Top tips to help your child transform into a healthy adult
Wouldn’t it be great if kids could come with a user manual? We may wonder how our parents knew what they were doing with us and yet, they probably didn’t. They probably didn’t because we didn’t come with a manual either. There are certain key areas that are crucial to a child’s development and overall well-being. There are so many ways and different research pointing to the “best way” to parent but this article will focus on the “ingredients” needed to help a child transform into a healthy adult. While the basics still hold true: Food, clothing, shelter, there’s much more, that we as parents, can do to help a child succeed in their life from an emotional and mental perspective.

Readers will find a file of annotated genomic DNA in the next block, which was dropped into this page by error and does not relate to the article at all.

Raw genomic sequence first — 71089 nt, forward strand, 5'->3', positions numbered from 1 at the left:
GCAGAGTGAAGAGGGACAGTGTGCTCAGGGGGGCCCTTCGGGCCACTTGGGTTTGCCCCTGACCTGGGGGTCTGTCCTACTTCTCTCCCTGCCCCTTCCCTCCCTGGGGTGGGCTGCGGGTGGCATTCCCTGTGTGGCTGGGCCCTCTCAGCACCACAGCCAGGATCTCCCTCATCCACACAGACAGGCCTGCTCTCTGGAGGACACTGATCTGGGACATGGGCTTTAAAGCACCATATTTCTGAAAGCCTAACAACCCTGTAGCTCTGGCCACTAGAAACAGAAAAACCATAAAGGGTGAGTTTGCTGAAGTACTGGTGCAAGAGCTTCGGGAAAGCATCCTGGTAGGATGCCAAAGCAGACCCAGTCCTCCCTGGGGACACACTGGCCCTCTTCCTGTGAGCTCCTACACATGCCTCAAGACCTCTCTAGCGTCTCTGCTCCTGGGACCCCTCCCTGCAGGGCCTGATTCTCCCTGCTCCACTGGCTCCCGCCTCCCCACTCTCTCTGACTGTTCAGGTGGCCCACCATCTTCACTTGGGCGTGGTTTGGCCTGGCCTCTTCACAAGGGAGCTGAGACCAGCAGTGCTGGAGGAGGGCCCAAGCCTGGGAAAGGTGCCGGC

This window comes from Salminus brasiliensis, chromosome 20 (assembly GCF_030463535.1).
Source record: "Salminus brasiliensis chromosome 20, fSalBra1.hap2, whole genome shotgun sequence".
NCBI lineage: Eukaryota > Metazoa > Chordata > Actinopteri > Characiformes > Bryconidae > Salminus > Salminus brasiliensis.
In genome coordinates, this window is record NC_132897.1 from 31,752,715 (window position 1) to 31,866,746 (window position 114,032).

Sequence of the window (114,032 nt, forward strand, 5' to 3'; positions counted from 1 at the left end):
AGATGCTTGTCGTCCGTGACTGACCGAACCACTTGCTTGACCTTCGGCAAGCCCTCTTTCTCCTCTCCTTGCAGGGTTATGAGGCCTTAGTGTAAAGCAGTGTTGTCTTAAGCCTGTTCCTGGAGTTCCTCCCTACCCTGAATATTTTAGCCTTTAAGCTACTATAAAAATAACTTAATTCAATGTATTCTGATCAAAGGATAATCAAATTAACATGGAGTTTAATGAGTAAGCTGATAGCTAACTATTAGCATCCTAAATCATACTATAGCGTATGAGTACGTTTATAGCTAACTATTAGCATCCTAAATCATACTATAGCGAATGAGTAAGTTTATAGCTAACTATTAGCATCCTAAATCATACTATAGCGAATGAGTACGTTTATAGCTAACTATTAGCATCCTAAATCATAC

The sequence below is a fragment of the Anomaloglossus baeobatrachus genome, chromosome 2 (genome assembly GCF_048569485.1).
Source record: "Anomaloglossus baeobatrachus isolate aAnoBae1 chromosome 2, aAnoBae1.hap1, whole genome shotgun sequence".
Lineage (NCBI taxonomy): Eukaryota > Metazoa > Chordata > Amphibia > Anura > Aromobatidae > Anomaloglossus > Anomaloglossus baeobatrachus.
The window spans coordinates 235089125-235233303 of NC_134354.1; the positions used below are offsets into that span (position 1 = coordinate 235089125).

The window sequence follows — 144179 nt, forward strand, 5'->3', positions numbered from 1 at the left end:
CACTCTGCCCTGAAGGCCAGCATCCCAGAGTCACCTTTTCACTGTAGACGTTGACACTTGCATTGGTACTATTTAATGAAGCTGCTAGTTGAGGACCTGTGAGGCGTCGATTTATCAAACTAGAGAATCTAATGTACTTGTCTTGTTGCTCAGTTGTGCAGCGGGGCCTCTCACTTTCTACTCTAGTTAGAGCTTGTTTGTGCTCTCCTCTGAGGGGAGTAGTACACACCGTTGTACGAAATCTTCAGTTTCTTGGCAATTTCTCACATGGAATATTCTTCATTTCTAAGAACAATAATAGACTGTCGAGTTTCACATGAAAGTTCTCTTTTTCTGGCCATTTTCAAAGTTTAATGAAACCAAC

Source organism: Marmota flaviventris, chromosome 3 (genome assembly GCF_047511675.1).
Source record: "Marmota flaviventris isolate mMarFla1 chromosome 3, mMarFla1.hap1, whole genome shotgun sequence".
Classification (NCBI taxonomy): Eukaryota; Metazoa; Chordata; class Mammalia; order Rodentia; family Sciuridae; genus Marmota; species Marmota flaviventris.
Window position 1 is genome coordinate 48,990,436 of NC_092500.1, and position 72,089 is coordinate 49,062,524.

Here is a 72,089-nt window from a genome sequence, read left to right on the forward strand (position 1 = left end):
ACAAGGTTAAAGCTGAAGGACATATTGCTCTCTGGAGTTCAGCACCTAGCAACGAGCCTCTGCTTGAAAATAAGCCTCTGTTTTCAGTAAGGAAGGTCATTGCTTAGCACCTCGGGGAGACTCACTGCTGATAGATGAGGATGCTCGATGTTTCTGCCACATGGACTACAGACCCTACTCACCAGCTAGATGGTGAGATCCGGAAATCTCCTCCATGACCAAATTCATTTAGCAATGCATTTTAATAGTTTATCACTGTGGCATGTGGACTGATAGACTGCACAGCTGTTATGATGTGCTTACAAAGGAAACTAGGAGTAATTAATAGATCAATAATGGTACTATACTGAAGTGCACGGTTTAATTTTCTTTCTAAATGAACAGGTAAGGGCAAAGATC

- This one could have an entire book written about it but one of the biggest takeaways is that kids need to know what parents expect of them. What’s important to the parent? Perhaps it’s proper academics, chores, being kind to others, and being polite. The list here can be endless and I often encourage parents to think of their values as a guiding compass, to help them consider what those expectations are for their kids. The next element is being clear about it with the child. Being direct with the child will help avoid confusion as to what the parent expects. The other element of expectations is for parents to have a basic understanding of childhood development. The majority of the time, we assume that a kid “should know” how to do something (or not to do something). For example, we may “expect” a two-year-old to “just stop” throwing a tantrum. Neurologically and developmentally, kids are not able to do this. Once a parent can understand this, it can really shift the relationship with the child when they are able to align the expectations with the kids’ capabilities.